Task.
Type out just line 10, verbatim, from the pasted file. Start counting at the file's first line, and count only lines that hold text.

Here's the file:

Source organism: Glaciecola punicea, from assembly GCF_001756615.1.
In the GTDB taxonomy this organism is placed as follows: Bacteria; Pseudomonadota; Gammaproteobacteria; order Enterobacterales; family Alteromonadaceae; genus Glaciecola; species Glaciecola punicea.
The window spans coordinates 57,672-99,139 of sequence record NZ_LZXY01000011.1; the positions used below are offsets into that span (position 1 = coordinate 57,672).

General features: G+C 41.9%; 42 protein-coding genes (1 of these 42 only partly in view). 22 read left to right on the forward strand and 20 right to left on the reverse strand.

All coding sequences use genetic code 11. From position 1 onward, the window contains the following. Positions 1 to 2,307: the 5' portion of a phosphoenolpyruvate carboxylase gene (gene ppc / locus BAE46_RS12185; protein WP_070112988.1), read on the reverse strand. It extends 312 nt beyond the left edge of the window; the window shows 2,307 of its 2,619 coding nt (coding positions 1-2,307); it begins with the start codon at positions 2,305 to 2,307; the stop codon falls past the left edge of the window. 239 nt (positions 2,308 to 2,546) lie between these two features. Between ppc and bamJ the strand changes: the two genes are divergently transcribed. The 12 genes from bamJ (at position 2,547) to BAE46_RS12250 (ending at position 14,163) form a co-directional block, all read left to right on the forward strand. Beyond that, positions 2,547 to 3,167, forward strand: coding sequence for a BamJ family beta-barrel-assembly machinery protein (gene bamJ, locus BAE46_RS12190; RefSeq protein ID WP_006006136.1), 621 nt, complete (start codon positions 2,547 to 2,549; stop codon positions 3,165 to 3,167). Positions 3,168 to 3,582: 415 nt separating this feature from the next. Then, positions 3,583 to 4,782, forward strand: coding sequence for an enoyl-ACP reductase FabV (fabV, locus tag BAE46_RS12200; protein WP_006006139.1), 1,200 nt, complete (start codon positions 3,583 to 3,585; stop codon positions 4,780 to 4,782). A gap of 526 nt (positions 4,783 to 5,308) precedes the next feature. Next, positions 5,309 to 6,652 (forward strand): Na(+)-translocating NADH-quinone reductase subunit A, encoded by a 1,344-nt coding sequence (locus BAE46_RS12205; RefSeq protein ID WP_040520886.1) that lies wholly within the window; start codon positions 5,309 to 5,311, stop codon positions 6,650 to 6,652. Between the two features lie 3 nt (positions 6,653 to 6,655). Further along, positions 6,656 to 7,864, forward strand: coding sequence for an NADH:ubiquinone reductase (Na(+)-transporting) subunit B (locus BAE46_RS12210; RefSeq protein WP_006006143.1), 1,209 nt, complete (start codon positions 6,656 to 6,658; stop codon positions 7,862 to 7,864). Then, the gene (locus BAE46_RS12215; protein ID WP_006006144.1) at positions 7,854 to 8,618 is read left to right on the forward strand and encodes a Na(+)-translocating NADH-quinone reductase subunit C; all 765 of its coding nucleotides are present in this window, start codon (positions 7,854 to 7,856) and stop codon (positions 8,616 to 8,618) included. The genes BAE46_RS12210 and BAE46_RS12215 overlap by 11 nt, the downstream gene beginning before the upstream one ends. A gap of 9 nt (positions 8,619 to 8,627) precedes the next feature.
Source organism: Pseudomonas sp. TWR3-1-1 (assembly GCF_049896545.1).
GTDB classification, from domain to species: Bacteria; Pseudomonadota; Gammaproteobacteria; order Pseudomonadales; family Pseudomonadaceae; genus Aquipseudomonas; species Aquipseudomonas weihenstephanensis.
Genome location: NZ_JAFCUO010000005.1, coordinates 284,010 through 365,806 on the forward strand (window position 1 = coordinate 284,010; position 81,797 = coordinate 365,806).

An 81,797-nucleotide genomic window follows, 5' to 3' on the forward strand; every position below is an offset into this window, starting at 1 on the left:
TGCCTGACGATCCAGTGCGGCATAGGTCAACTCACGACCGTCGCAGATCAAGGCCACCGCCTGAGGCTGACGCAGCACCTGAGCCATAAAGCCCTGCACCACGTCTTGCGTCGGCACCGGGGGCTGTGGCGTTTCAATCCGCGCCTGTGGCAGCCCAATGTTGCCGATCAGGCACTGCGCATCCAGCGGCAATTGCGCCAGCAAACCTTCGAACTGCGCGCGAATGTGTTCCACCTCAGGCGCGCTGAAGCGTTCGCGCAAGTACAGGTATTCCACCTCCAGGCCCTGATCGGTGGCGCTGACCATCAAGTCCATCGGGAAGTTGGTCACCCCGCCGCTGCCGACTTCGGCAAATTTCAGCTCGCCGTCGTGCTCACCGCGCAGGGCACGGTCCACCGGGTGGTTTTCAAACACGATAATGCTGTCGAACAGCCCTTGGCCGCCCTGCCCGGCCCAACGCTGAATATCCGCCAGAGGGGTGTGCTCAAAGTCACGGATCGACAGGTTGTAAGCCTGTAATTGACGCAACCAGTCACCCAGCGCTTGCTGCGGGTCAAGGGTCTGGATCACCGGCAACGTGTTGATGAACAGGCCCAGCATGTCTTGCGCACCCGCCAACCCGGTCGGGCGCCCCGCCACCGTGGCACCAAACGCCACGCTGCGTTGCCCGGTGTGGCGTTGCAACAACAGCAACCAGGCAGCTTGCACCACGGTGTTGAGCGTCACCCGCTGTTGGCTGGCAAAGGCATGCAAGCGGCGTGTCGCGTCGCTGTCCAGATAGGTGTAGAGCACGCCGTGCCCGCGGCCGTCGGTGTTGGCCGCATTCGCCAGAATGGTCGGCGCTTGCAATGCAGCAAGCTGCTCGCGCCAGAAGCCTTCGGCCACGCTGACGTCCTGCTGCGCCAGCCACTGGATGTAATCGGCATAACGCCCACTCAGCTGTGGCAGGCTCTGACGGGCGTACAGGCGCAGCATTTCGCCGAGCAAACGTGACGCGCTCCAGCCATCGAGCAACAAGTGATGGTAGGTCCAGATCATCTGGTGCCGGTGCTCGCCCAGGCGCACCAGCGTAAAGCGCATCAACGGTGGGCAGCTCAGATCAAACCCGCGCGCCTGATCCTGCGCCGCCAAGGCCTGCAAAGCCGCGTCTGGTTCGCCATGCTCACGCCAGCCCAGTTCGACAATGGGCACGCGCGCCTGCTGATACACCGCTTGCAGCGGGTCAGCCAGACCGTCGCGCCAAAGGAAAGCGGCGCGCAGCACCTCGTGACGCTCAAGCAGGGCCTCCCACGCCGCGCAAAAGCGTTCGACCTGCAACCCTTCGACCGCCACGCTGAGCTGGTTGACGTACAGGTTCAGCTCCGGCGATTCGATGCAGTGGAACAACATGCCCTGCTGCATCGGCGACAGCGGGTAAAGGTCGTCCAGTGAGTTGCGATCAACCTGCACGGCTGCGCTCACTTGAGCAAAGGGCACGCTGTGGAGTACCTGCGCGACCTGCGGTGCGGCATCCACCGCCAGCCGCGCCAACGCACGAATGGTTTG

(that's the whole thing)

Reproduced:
TGCCTGACGATCCAGTGCGGCATAGGTCAACTCACGACCGTCGCAGATCAAGGCCACCGCCTGAGGCTGACGCAGCACCTGAGCCATAAAGCCCTGCACCACGTCTTGCGTCGGCACCGGGGGCTGTGGCGTTTCAATCCGCGCCTGTGGCAGCCCAATGTTGCCGATCAGGCACTGCGCATCCAGCGGCAATTGCGCCAGCAAACCTTCGAACTGCGCGCGAATGTGTTCCACCTCAGGCGCGCTGAAGCGTTCGCGCAAGTACAGGTATTCCACCTCCAGGCCCTGATCGGTGGCGCTGACCATCAAGTCCATCGGGAAGTTGGTCACCCCGCCGCTGCCGACTTCGGCAAATTTCAGCTCGCCGTCGTGCTCACCGCGCAGGGCACGGTCCACCGGGTGGTTTTCAAACACGATAATGCTGTCGAACAGCCCTTGGCCGCCCTGCCCGGCCCAACGCTGAATATCCGCCAGAGGGGTGTGCTCAAAGTCACGGATCGACAGGTTGTAAGCCTGTAATTGACGCAACCAGTCACCCAGCGCTTGCTGCGGGTCAAGGGTCTGGATCACCGGCAACGTGTTGATGAACAGGCCCAGCATGTCTTGCGCACCCGCCAACCCGGTCGGGCGCCCCGCCACCGTGGCACCAAACGCCACGCTGCGTTGCCCGGTGTGGCGTTGCAACAACAGCAACCAGGCAGCTTGCACCACGGTGTTGAGCGTCACCCGCTGTTGGCTGGCAAAGGCATGCAAGCGGCGTGTCGCGTCGCTGTCCAGATAGGTGTAGAGCACGCCGTGCCCGCGGCCGTCGGTGTTGGCCGCATTCGCCAGAATGGTCGGCGCTTGCAATGCAGCAAGCTGCTCGCGCCAGAAGCCTTCGGCCACGCTGACGTCCTGCTGCGCCAGCCACTGGATGTAATCGGCATAACGCCCACTCAGCTGTGGCAGGCTCTGACGGGCGTACAGGCGCAGCATTTCGCCGAGCAAACGTGACGCGCTCCAGCCATCGAGCAACAAGTGATGGTAGGTCCAGATCATCTGGTGCCGGTGCTCGCCCAGGCGCACCAGCGTAAAGCGCATCAACGGTGGGCAGCTCAGATCAAACCCGCGCGCCTGATCCTGCGCCGCCAAGGCCTGCAAAGCCGCGTCTGGTTCGCCATGCTCACGCCAGCCCAGTTCGACAATGGGCACGCGCGCCTGCTGATACACCGCTTGCAGCGGGTCAGCCAGACCGTCGCGCCAAAGGAAAGCGGCGCGCAGCACCTCGTGACGCTCAAGCAGGGCCTCCCACGCCGCGCAAAAGCGTTCGACCTGCAACCCTTCGACCGCCACGCTGAGCTGGTTGACGTACAGGTTCAGCTCCGGCGATTCGATGCAGTGGAACAACATGCCCTGCTGCATCGGCGACAGCGGGTAAAGGTCGTCCAGTGAGTTGCGATCAACCTGCACGGCTGCGCTCACTTGAGCAAAGGGCACGCTGTGGAGTACCTGCGCGACCTGCGGTGCGGCATCCACCGCCAGCCGCGCCAACGCACGAATGGTTTG